13 December, 2011
Posted by on
Sometimes foreclosures come with bonus super surprise gifts – like years of accumulated trash. When hoarders abandon a unit (hey, they suffer financial hardship as well) to a foreclosure, by the condominium corporation or the bank, the nearby residents often get the bonus of smell and vermin as parting last words.
At some point the condominium will use by-laws (almost every condominium has these) regarding smells, health, and safety to enter the unit and have all the trash removed. If the property has a mortgage, or the bank has possession, in most cases the costs of cleanup will be paid by the bank. Because outstanding fees imposed by the condominium on the unit need to be paid before sale, there is a pocket to pull the cash from.
In the case of a foreclosure by the condominium on a mortgage less unit, the banks will usually award costs and allow the condominium to collect out of the proceeds of sale.
13 October, 2011
Posted by on
Chicago will be eliminating a $75/unit rebate given to condominiums of 5 or more units in their 2012 budget. This rebate was started in 1984 because the city taxes these condominiums yet they do not provide any garbage service to them.
Mayor Rahm Emanuel indicates:
Eliminating this garbage rebate for condominium owners, a step also recommended by the city’s inspector general, is the fair and honest thing to do for Chicagoans.
Seriously – how is charging money for nothing exactly fair and honest? Let’s see – you pay me taxes, and I’ll refuse to provide the services you pay for. Sounds like Mayor Emanuel has no idea what the words “fair” nor “honest” mean. Perhaps we should send him a dictionary – or emails with online links to the true meaning of those words.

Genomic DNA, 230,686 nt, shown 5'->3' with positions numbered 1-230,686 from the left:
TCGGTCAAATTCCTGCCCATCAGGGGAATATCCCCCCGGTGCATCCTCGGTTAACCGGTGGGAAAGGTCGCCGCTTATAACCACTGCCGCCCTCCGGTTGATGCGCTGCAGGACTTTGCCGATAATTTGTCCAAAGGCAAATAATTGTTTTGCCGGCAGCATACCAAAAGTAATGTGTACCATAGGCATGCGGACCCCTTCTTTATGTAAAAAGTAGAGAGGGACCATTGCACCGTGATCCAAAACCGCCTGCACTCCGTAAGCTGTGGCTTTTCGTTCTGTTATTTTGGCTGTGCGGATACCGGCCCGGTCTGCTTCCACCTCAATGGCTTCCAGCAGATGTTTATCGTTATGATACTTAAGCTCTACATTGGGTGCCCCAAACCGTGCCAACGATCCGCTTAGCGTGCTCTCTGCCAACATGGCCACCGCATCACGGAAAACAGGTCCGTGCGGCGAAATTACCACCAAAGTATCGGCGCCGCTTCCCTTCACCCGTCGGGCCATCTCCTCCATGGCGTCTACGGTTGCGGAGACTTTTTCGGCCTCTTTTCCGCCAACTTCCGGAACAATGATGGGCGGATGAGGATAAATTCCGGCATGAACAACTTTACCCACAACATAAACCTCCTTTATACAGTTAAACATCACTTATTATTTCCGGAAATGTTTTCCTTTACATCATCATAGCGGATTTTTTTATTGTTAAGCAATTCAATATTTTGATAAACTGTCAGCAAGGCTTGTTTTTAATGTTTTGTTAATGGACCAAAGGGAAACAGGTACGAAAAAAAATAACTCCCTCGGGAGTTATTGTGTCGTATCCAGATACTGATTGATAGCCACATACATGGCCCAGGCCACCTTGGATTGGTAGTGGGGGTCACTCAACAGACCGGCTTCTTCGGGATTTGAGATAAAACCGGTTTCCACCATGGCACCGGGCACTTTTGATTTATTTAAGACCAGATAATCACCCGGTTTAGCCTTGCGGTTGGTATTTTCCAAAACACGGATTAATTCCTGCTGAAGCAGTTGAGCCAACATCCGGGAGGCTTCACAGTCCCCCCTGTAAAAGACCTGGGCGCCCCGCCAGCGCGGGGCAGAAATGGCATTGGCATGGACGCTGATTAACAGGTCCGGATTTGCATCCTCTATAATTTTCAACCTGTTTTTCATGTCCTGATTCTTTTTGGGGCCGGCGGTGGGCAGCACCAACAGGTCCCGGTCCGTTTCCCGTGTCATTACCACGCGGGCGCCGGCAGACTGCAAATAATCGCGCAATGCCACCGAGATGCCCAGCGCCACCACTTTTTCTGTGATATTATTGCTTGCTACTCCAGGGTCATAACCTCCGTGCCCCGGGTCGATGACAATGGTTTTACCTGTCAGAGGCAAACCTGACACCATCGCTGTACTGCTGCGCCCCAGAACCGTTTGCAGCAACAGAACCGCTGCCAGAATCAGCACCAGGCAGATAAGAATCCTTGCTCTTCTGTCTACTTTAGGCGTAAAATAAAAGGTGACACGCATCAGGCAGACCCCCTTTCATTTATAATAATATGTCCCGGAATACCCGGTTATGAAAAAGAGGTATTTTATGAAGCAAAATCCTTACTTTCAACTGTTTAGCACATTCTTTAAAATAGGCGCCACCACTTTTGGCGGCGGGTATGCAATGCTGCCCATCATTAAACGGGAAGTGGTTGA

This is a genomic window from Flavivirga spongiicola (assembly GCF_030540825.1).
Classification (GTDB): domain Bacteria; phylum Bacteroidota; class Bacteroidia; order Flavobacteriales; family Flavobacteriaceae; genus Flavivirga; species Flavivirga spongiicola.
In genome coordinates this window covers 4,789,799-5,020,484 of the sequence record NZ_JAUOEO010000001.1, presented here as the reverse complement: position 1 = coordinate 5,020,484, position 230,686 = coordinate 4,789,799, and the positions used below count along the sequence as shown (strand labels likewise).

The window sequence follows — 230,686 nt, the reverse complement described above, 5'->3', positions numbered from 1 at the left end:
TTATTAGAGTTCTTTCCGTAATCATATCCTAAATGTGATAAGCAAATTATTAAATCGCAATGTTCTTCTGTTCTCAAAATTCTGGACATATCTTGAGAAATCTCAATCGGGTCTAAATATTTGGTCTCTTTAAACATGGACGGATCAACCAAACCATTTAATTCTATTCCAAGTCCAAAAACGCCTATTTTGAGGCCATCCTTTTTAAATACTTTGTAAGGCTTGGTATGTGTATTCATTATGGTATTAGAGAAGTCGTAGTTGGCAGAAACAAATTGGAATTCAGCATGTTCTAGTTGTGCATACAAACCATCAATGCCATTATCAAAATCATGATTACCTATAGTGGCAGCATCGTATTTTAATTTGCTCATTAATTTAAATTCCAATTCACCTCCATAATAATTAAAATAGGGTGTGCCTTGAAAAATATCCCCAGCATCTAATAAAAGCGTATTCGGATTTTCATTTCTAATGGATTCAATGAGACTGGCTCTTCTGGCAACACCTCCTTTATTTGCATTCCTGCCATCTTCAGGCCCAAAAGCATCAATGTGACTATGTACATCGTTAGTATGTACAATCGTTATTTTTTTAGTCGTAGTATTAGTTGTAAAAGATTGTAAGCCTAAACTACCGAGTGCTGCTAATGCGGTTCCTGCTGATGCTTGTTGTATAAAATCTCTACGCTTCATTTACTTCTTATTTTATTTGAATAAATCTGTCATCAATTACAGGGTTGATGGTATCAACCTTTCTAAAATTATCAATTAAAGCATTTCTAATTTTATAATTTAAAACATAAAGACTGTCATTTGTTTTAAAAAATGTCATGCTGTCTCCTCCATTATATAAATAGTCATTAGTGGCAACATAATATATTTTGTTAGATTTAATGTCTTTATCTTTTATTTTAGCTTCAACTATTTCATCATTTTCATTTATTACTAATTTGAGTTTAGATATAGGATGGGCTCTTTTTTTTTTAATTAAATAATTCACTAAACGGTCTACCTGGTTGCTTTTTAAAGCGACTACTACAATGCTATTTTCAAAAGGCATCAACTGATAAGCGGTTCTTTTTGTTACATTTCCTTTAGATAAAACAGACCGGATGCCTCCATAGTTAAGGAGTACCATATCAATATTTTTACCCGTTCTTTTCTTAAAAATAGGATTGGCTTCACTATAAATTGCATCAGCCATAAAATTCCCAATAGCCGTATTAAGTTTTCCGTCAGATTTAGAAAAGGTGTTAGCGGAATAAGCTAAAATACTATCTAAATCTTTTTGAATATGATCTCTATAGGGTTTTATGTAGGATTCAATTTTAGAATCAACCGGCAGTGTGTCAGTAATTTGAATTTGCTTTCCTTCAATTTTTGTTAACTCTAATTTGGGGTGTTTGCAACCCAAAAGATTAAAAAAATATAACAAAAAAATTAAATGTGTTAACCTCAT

8 September, 2011
Posted by on
As the president of a 40 year old 100 unit condominium complex I was completely stymied over the ineffectiveness of our recycling program.
Because of limitations on our trash compactor, along with the simple desire to offer recycling separation and pickup to over 250 residents, we converted one of the large rooms entering into the underground parkade into a separation station. We hoped to reduce our trash output (reduce the number of pickups) and become more environmentally responsible.
Unfortunately the location proved troublesome. It wasn’t attached to a trash room (each floor has a garbage shoot) which meant it was easier for owners to still dump recyclable material in the shoot. The room was very difficult for the recycling company to access – they needed access to the garage, and then building keys, along with extra room to maneuver their trailers in and out of a parkade. Without monitoring, the bins sitting right along a major owner though fare from the garage turned it into a dumping ground for garbage as well.
We pulled the program from the unit after six months.
As such, I’m all in favour of building regulations for new multi-unit residences, just like requiring things like dedicated visitor parking and handicap access, have a requirement to a recycling separation room (or rooms) that are easily accessed from a road, or otherwise build separation facilities into the functionality of the building. This should be mandated. Required. Legislated.
Sure – developers will scream that this will only add to the cost of the units they sell, but it likely will benefit the residence with lower trash removal costs and compliance with municipal recycling targets. Retrofitting recycling space is extremely difficult (or in our case impossible). It has to be included up front with all new buildings.
For those that don’t have recycling currently, many municipalities will offer free consulting and even materials (bins, notices, tenant communication) to get your condominium recycling.